Culture: Stories & Lit
Standing up for a dog in Haiti
It was a strange place to cry, but I had no other place to go. In Haiti, a 10-by-12-foot classroom in a small schoolhouse served as a makeshift hotel for the evening. I sat down on the end of the bed—a green army cot beside a laminated poster of the human eyeball—and sobbed. My tears lacked the grace of my 35 years; childlike, inconsolable, they were tears of shame. I felt that I’d done something wrong.
I also sensed I was not alone. Chest heaving, nose running, I turned and checked the skeleton on the wall behind me. It stared back with empty eyes, its jaw unhinged in a perpetual state of laughter, or maybe horror.
Then I saw them, or rather, the tops of their heads. All three of my host family’s children were on tippy-toes outside the window, a square hole in the cinder block wall, listening. Their presence made me want to cry even harder, but instead, I forced myself to stop. They’d already seen and heard enough of my Ugly American behavior for one afternoon. I pulled a book out of my backpack and pretended to read.
The incident began with a dog. Or maybe it started with my decision to backpack across the Central Plateau of Haiti. An adventure-travel journalist, I was on assignment to cover the inaugural trek of Expedition Ayiti, a new adventure tourism company. Instead of camping, our small group of Americans and Haitians stayed in rural settlements along the remote route, paying local families for a meal and a place to sleep. The idea was to provide a source of income for some of Haiti’s poorest communities and to foster cultural understanding—or in my case, cultural misunderstanding.
We’d arrived earlier that afternoon in the tiny village of Lamarre after a seven mile hike. I was dozing in the schoolroomturned- hotel when a dog disturbed me. The rest of the group had gone to check out a church built by American missionaries. Feeling sluggish in the 100- degree heat, I stayed behind. I’d been napping for only a few minutes when the dog began to bark. I shifted in the cot so my back was to the window, yanking a pillow over my head. It didn’t help. I heard scuffling in the dirt beneath the window, a boy’s voice, a dog’s yips, more barking and then a dog’s cries. I winced. It was clear my nap was over.
Pushing open the wooden door, I stepped outside into the humid heat. Instantly, a layer of sweat formed on my brow. Around the corner beneath the window, a boy of about seven, my host family’s son, struggled with a skinny orange dog. It was a horrid game of tugof- war. The boy yanked a rough piece of twine he’d knotted around the dog’s hind foot. The dog alternated between trying to pull his leg back and letting himself be dragged, crying and whimpering all the while.
I yelled “Hey!” or something to that effect. Startled, the boy dropped the string and looked up. The dog limped away. The boy moved to chase him. I stepped between the two. “Stop it. Can’t you see you’re hurting him?” I said.
The boy didn’t understand. In rural villages, children speak only Haitian Creole, not French, and certainly not English. He lunged for the dog. I backed off. The dog scampered around the back yard, licking at the twine tied around his foot, which the tug-of-war had cinched down painfully.
My work wasn’t done. I needed to get the twine off the dog. But every time I moved toward him, he scurried nervously away. The boy watched, having found an even better source of entertainment than bothering the dog. I caught the dog once, but when I touched his back foot, he nipped at me. I cursed out loud. The boy giggled. By now, his mother and two sisters had come out of the house to watch the action.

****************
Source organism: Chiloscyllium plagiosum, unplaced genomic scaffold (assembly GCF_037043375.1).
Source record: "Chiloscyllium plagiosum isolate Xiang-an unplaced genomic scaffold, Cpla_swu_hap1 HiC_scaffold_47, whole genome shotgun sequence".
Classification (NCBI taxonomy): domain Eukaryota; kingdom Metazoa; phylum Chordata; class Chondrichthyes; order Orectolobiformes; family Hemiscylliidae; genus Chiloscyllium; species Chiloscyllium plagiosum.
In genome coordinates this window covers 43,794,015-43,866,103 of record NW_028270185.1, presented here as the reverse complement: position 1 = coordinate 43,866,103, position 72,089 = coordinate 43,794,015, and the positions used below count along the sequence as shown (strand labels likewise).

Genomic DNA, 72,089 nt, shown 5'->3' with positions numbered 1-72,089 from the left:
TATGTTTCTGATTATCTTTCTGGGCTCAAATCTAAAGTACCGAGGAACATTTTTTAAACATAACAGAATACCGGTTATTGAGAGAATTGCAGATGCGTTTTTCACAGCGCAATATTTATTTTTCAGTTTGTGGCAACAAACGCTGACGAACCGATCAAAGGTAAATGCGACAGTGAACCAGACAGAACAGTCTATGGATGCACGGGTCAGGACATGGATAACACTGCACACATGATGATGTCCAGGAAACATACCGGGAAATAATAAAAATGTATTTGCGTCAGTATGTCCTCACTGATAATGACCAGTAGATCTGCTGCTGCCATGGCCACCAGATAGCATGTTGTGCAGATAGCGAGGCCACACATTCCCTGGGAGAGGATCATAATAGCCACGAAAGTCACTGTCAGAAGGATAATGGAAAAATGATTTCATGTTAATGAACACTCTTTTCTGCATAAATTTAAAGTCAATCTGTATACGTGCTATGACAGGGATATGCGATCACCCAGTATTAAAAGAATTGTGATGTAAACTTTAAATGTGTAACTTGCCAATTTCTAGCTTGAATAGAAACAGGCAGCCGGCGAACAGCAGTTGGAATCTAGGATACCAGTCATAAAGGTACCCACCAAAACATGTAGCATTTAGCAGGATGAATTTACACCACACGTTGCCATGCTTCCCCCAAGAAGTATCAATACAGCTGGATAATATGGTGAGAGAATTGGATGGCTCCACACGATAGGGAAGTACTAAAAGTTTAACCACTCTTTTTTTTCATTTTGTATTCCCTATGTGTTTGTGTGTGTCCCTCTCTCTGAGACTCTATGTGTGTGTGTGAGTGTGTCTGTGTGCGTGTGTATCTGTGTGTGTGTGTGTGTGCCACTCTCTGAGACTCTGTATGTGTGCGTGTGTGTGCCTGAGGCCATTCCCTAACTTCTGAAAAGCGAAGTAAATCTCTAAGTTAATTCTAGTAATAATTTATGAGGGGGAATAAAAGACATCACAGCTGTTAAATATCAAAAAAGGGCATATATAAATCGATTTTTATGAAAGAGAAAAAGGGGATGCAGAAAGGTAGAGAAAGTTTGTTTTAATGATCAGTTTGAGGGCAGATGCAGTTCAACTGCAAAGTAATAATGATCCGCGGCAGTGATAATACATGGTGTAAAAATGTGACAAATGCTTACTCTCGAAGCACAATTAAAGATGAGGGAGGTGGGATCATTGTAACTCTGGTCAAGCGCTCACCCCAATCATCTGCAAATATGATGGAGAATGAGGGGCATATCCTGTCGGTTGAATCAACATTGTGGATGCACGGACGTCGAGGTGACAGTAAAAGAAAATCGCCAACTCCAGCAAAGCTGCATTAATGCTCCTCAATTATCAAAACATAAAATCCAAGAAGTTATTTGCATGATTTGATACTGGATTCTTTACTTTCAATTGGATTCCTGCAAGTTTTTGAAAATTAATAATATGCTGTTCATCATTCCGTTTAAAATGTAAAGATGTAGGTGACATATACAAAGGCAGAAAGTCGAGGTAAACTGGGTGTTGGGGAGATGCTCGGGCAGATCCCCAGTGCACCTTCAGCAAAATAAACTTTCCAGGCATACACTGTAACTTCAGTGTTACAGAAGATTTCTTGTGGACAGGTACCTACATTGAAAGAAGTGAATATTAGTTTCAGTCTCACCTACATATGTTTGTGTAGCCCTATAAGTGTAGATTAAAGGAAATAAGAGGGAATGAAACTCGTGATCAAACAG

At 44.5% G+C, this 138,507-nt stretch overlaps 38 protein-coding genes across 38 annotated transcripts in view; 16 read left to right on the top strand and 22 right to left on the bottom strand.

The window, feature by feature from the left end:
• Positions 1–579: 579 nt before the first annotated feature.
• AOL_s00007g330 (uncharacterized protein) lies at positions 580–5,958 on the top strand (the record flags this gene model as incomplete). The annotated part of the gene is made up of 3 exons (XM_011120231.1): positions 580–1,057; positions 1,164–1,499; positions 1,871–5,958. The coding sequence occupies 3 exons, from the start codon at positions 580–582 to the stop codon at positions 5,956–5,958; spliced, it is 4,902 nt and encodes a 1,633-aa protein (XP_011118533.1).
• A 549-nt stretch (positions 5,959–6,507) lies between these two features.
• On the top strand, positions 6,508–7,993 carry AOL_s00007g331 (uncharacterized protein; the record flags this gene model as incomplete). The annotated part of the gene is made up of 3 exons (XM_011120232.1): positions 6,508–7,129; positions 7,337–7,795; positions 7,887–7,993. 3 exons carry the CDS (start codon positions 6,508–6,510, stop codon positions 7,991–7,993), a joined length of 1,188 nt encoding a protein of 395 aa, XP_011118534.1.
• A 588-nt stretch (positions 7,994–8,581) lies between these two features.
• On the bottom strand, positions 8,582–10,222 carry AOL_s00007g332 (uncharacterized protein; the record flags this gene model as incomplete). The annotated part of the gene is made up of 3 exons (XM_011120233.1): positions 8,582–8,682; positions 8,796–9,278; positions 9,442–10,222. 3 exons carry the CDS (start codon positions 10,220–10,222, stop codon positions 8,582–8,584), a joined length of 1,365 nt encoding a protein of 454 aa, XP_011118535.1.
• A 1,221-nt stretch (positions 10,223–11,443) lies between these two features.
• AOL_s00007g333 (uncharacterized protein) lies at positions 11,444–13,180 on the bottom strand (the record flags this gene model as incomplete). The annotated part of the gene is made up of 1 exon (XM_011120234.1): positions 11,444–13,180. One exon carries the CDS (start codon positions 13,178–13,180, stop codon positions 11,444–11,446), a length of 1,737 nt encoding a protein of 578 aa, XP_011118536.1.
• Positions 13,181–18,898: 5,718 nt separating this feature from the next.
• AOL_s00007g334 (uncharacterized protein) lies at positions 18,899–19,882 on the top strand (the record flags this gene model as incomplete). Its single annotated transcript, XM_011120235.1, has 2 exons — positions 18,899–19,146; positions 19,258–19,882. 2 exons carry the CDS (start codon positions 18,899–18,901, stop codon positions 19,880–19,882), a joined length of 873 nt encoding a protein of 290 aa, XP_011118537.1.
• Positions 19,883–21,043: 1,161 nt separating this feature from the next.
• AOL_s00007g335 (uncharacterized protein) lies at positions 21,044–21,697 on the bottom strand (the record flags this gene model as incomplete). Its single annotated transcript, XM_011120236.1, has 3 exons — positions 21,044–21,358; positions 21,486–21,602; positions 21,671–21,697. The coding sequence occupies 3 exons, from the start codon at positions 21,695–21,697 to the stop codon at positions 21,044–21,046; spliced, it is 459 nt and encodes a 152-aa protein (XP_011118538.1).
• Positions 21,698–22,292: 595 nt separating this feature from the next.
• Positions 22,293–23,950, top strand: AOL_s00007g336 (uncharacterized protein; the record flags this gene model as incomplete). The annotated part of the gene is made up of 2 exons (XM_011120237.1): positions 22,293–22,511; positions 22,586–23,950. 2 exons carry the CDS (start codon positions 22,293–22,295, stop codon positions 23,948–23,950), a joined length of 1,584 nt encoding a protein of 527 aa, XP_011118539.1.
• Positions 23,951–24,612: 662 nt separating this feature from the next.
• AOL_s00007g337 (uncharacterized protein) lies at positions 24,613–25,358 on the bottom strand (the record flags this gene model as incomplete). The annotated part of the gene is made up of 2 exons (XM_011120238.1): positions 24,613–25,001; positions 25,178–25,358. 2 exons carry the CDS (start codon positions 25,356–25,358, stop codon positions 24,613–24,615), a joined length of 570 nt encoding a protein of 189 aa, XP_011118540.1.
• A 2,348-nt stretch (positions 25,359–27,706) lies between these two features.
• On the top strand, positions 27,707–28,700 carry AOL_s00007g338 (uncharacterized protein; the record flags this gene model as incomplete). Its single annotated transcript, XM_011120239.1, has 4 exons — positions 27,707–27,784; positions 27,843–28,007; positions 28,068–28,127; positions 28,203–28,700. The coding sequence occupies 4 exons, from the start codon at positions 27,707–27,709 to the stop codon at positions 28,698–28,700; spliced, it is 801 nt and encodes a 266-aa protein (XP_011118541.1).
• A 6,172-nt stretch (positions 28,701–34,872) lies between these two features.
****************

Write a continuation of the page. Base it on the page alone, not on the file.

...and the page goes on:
The dog and I went round and round the back yard, each time garnering more laughter. The few scrawny chickens scattered. The goat tied to a tree bleated in alarm. Frustrated, I stood and faced my human audience, wiping the sweat and grime from my forehead. I knew they wouldn’t understand, but that didn’t stop me. “It’s not funny,” I said. “This dog is hurt.” More laughter. I searched each face for a sign of compassion. Their eyes were empty.
Finally, I caught the dog by the scruff of his neck, and he nipped at me again. I began to shout at my host family. I don’t remember exactly what, but it was aggressive and accusatory and, due to the language barrier, irrelevant. The dog was the only one who seemed upset. I let go of him and burst into tears.
The mother ducked back inside her concrete home and emerged with a leg bone—part of the soup we’d later be served for dinner. She lured the dog easily, and I realized that he belonged to the family. She untied the twine and shooed him away. I waited for her to look at me, for a moment of understanding to pass between us. But she didn’t. It didn’t.
I retreated to the schoolroom to finish crying. My clothes, soaked in the pungent sweat of adrenaline, stuck to my skin. I was disgusted with my host family, but more so with myself for losing it over a dog. What’s worse, a bored sevenyear- old abusing his dog or an Ugly American throwing a fit because of it?
A week later, I returned home to Boulder, Colo. During my time in Haiti, I’d lost 10 pounds and found an intestinal parasite and a heat rash. It was a challenging trip, on many levels. After a few days, the weight came back and my digestive system recovered. The rash, along with the nightmares of impoverished people in a ravaged landscape, faded. But the incident with the dog stayed fresh.
I thought a lot about suffering, specifically the relative amounts felt by animals versus people. The Haiti dog was suffering, and I’d wanted to alleviate that. But could I really blame my host family for their indifference? They had been dealt more than their fair share of suffering—scarce food, rudimentary shelter, parasites, cholera, devastating natural disasters. My concern with animal pain was a luxury their culture couldn’t afford. Who cares about a dog when you can only feed your family two meager meals per day?